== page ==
Excited delirium – detaining the patient and preventing death in custody

This is not medical advice or the result of academic research, only opinion gathered from practical experience.

Before we start, consider this example: Roberto Laudisio Curti was a 21-year-old man from São Paulo, Brazil. He died on 18 March 2012 after being pursued, tackled, tasered, sprayed with OC spray, and physically compressed under the weight of multiple police officers of the New South Wales Police Force in Sydney, Australia.

In this example a man dies suddenly after he is restrained for a short time.

Death in custody is a far greater risk for those suffering excited delirium, psychosis and other mental health or drug related issues. First priority is have the patient conveyed to a medical professional for assessment, regardless of any offences committed.

If the patient is obeying directions, be prepared for their demeanour to suddenly change. Keep weapons out of reach, be aware of exits they might suddenly run toward etc.

Avoid verbal aggression where possible. Shouting may increase their fear and physical aggression. They are unlikely to “snap out of it”, submit and defer to authority.

Do not expect a rational response to directions or commands. They don’t act in their own best interest, let alone anyone else’s.

If they try to escape or become violent, have them physically restrained, sedated and treated by medical professionals as soon as possible. Use the minimum force in the minimum time. Although we want the minimum time, don’t rush and use more force than required, relax and breathe. Take care not to cause injury to the patient, yourself and your colleagues. Once restrained, minimise the time between detainment and medical assessment.

“If he can talk, he can breathe” is a myth. The best way to learn how certain positions and pressure can prevent sufficient breathing and blood flow is to participate some type of grappling class and get crushed yourself. After some time you will intuitively know what is safe and what isn’t. In my opinion, any other method of learning this is inferior.

Immediately search them for weapons once restrained. Self-explanatory but don’t forget it.

Don’t get complacent when they appear to be calming down. They may suddenly explode again and swing between rage, fear, submission, attempts to flee within moments.

They are not superhuman, but they are pushing their body beyond safe limits. They don’t appear to reach a point of exhaustion and reduced effort where most people would slow down. This is not only a concern for the safety of the people who are trying to restrain the patient, but for the patient themselves who risks pushing to the point of permanent damage and death. Their strength will only be a surprise if you have never felt someone resist you with 100% effort.

They may suddenly die. They will push through exhaustion, high body temperature, dehydration, physical trauma. Whatever are the physiological and psychological mechanisms that normally cause people to stop, just don’t seem to be there anymore. They are also likely to suffer poorer general health as a result of substance abuse and/or mental health issues. Some people will die if you ask them to run up a flight of stairs – what do you think will happen if they suffer a mental health or drug induced episode and resist arrest?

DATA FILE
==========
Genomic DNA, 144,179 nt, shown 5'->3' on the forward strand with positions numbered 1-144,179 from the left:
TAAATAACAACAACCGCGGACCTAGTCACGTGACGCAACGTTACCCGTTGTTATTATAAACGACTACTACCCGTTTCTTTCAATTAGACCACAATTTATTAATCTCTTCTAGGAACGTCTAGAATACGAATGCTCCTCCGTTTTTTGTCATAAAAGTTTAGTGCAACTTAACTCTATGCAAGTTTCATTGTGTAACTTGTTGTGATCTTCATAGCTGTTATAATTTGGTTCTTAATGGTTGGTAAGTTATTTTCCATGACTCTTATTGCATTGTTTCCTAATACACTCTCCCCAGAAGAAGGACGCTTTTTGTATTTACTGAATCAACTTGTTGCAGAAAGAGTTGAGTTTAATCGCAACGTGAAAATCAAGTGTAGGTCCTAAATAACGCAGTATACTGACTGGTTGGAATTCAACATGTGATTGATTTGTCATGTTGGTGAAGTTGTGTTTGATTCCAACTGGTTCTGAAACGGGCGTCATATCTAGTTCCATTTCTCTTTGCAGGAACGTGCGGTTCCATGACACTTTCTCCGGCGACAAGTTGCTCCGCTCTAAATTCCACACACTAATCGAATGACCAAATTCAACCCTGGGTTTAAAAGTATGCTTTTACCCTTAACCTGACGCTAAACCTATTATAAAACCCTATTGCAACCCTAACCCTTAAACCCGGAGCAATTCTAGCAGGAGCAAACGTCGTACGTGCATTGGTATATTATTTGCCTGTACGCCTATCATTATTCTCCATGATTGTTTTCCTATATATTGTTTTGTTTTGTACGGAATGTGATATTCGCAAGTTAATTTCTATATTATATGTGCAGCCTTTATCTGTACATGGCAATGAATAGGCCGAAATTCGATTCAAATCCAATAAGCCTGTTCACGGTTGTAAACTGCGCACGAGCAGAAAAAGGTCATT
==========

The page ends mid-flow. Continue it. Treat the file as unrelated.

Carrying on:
They remain conscious when they shouldn’t, absorbing physical trauma or tranquilisers/sedatives/anesthetics which would knock out most people. I’ve observed quadruple the normal dose of sedatives administered by paramedics before any effect is noticed. Don’t think that just because they’ve absorbed what you’ve given them and they continue resisting that they haven’t suffered irreparable or lethal damage.

They will not understand that their actions are futile and that they are losing the fight. A patient suffering excited delirium might not submit or understand that resistance is pointless. Even when handcuffed, strapped to a gurney and completely immobilised, they might continue to resist with 100% effort. They have no plan, they are not thinking beyond even the next second. Their actions are not the result of decisions, their words do not convey thoughts in the most extreme cases.

Avoid “pain compliance”. They either won’t notice, or it will only heighten their excited state – the result is pain defiance. Avoid the use of strikes where possible. You need to go hands-on and gain positional control. If a taser is used, get on them ASAP while they are temporarily incapacitated, because they might just get up and it starts all over again. Further hits from the taser will increase likelihood that they die from the accumulation of stress, exhaustion, injuries and medical conditions already present.

Be cautious when applying handcuffs. Even if every part of their body is held down by several people, after they feel the metal and hear the clicks they might suddenly get a death grip on the other side of the handcuffs before you can secure it around the wrist. People don’t normally resist in this way because it won’t help them escape, it will only delay the inevitable and cause injuries to their hand. But your patient isn’t thinking that far ahead.

Be aware of your own emotional state. When you are restraining them, you might feel that their intentions are malicious. They have no intentions, they have no plan. You might feel justified to use pain compliance, or feel that whatever pressure you are applying to their body is fine because they are still physically resisting with gusto and it looks like they can take it. You think the situation demands more force, but they will continue to babble nonsense and feel physically strong until their last breath, and now you’re sitting on a dead man. Control yourself.

If you know how to grapple and control someone on the ground, you have an advantage. Their movements are strong but erratic and uncoordinated. You CAN control them, especially with the help of a team.

The videos below demonstrate a few other mental health related incidents.

Do not use standing headlocks – unless you’ve trained them A LOT.

The standing headlock is one of the most common positions in street fights. People who are inexperienced in grappling tend to do it instinctively, for better or worse. The results are so-so with some people successfully dragging their opponent to the ground. For others it doesn’t work at all.

It can also be potentially disastrous.

There are limitless examples of “self defence” instructional videos on the internet showing headlock escapes which involve foot stomps, groin strikes, eye gouges, throat grabs and the like, however the most effective and deadly method is the slam or suplex. Any method of throws or slams can kill on a hard surface. Being slammed while holding a headlock is one of the worst ways for it to happen.